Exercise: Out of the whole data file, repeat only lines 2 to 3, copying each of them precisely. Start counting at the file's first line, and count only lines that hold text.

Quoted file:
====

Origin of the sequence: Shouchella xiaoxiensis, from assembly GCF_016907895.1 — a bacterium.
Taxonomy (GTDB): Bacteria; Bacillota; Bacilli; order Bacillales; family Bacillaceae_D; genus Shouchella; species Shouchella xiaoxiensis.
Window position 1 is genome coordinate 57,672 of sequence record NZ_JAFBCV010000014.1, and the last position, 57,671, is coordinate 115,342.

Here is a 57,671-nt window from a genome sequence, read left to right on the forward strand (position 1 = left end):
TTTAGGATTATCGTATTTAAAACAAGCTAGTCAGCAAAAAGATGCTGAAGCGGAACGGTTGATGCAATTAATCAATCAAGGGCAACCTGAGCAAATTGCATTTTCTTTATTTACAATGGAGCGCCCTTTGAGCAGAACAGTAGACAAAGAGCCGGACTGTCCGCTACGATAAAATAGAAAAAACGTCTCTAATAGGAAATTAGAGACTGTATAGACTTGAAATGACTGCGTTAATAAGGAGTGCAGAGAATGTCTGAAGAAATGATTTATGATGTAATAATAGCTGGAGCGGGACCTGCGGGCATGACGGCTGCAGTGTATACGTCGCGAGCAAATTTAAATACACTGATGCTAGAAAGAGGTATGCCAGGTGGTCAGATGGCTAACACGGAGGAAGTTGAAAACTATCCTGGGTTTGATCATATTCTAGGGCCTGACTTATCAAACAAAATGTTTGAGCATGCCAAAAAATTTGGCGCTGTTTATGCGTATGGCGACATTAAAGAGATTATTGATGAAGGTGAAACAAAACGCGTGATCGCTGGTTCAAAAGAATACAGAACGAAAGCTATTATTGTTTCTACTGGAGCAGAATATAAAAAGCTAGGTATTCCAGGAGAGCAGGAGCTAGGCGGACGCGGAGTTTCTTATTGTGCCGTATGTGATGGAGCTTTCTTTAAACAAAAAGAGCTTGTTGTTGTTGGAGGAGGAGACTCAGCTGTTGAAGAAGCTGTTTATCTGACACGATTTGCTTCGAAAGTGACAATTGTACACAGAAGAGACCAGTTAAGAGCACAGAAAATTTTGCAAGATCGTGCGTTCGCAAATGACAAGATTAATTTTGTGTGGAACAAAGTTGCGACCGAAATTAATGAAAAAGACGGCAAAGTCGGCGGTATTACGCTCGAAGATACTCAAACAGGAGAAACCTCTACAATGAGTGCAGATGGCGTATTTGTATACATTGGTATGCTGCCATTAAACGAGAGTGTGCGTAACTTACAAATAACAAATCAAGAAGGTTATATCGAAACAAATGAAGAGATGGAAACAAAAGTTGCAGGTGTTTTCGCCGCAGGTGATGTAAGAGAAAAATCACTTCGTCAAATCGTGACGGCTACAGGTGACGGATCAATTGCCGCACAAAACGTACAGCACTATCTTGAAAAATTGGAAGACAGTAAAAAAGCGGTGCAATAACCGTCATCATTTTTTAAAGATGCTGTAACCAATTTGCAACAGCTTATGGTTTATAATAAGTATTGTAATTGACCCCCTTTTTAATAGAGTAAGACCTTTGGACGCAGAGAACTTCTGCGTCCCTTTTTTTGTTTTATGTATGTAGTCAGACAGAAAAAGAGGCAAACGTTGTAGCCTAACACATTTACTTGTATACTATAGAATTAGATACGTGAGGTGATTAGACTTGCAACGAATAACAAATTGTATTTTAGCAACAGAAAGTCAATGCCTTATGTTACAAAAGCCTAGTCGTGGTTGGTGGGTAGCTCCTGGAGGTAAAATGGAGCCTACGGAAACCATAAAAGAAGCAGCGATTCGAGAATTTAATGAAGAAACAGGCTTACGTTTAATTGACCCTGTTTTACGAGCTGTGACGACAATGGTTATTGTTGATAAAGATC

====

Taxonomy (GTDB): Bacteria; Bacillota; Bacilli; order Bacillales; family Bacillaceae_D; genus Shouchella; species Shouchella xiaoxiensis.
Window position 1 is genome coordinate 57,672 of sequence record NZ_JAFBCV010000014.1, and the last position, 57,671, is coordinate 115,342.